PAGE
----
New sources of inspiration?

karttu at karttu at
Sat Jun 3 23:38:10 CEST 2000

Neil wrote: 
> - quite often when i look at a physics journal i see sequences that should 
> be in the table.

How about biology then? I.e., I was just searching information about
how icosahedral viruses (virii) are formed, when I found this page:

Here's a quote:

  The theoretical basis for the structure of isometric viruses was put on
  a firm foundation by Caspar and Klug (1962) with their concept of
  identical elements in quasi-equivalent environments. They defined all
  possible polyhedra in terms of structure units. The icosahedron itself
  has 20 equilateral triangular facets and therefore 20T structure units
  where T is the TRIANGULATION NUMBER given by the rule: 
  T=Pf^2 where P can be any number of the series 1,3,7,13,19,21,31 ..
  (=h^2 + hK +K^2), for all pairs of integers, h and K having no common factor)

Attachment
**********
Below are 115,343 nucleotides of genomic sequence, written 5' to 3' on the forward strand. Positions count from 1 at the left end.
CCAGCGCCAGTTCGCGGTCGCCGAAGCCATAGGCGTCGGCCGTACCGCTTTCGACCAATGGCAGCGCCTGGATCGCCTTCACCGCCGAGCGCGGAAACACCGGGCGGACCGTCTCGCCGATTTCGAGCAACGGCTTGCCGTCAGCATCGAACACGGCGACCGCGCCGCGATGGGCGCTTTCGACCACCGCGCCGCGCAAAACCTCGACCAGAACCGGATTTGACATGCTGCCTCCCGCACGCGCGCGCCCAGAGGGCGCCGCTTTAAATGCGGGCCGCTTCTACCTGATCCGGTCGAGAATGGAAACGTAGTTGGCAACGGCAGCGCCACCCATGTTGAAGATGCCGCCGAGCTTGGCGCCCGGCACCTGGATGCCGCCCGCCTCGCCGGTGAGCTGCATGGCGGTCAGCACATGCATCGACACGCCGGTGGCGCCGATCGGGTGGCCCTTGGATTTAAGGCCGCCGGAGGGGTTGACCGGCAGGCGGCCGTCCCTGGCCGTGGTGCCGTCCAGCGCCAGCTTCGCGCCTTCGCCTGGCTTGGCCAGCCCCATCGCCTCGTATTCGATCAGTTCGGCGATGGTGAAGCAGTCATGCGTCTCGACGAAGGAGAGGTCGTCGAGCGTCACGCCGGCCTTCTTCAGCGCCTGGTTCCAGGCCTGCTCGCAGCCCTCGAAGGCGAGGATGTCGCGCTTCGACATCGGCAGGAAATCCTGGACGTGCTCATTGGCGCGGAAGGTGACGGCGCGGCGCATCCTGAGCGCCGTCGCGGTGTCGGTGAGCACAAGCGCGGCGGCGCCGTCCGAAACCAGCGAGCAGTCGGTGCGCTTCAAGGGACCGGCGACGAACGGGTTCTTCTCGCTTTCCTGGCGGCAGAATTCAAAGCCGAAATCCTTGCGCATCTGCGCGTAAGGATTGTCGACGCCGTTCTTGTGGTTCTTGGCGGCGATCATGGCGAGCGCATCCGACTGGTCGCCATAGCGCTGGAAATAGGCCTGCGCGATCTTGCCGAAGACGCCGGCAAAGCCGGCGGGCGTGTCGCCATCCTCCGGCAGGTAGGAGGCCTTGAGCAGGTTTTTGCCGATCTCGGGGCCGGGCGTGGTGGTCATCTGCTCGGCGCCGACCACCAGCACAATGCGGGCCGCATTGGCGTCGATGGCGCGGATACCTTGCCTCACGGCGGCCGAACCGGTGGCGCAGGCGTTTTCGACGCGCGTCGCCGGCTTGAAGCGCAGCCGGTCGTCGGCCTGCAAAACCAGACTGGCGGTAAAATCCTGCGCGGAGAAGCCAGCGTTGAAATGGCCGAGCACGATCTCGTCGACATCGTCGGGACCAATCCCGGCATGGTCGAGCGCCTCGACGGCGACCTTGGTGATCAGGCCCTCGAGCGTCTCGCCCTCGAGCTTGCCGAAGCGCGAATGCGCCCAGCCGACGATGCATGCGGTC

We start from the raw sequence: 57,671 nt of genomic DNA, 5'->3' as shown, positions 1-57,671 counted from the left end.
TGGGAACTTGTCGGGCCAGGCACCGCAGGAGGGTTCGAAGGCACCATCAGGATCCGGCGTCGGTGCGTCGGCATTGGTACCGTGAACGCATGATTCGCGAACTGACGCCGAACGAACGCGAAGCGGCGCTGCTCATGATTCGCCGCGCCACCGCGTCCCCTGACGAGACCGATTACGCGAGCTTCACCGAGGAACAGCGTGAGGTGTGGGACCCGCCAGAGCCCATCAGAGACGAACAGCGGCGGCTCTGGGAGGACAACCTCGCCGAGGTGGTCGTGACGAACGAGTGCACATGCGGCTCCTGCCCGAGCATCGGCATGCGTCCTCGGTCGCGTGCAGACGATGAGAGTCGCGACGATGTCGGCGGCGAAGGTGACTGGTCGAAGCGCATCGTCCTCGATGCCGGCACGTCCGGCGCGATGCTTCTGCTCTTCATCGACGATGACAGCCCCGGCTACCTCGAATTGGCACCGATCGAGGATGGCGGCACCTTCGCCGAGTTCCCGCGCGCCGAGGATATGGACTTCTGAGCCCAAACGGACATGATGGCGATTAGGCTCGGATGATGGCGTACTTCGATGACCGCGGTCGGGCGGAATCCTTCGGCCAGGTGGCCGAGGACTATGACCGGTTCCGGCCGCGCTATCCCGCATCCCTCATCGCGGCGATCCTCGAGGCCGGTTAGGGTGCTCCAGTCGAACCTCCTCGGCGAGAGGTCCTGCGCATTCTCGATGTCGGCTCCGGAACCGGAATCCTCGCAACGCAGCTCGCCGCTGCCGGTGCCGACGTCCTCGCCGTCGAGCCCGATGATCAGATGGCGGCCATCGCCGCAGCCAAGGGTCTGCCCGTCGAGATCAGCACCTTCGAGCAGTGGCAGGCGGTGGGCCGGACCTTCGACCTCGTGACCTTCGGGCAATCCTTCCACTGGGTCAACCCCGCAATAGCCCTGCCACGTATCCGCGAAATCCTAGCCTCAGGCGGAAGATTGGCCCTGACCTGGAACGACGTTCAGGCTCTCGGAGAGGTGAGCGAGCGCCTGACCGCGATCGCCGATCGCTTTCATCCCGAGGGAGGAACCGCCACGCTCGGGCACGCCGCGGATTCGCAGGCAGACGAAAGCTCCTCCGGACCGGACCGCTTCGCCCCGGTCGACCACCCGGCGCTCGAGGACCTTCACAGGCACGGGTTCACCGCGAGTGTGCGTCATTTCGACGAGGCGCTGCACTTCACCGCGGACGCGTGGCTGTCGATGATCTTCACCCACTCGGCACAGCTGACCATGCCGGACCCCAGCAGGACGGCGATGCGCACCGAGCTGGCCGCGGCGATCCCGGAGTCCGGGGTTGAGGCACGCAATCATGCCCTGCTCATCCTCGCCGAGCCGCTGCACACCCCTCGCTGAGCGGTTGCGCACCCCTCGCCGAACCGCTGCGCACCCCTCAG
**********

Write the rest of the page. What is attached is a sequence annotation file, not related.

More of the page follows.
and f is any integer. 
  Morphological units can be clustered as 20T trimers, 30T dimers or
  separated as 60T monomers. The number of morphological units that
  would be produced by a clustering into hexamers and pentamers can
  be calculated as follows: There are 10(T-1) hexamers plus 12.
  (and only 12) pentamers. 

  Caspar and Klug (1962) claimed that most icosahedral viruses fall into
  2 classes:- P=1 and P=3; and that all deltahedra for which P=>7 are skew,
  and therefore exist in right and left- handed forms.
  ... etc.

Sequence given seems to be either A034017 or A034021.
(Does "primitively represented by x^2+xy+y^2" mean just that gcd(x,y) =1 ?
In that case it's the latter sequence I guess).

There are lots of discrete mathematics involved in Computational Biology.

(I don't mean with this that next everybody should submit his own genome
encoded in base-4 into EIS, there are other databases for that.)


Antti Karttunen
E-mail: karttu at

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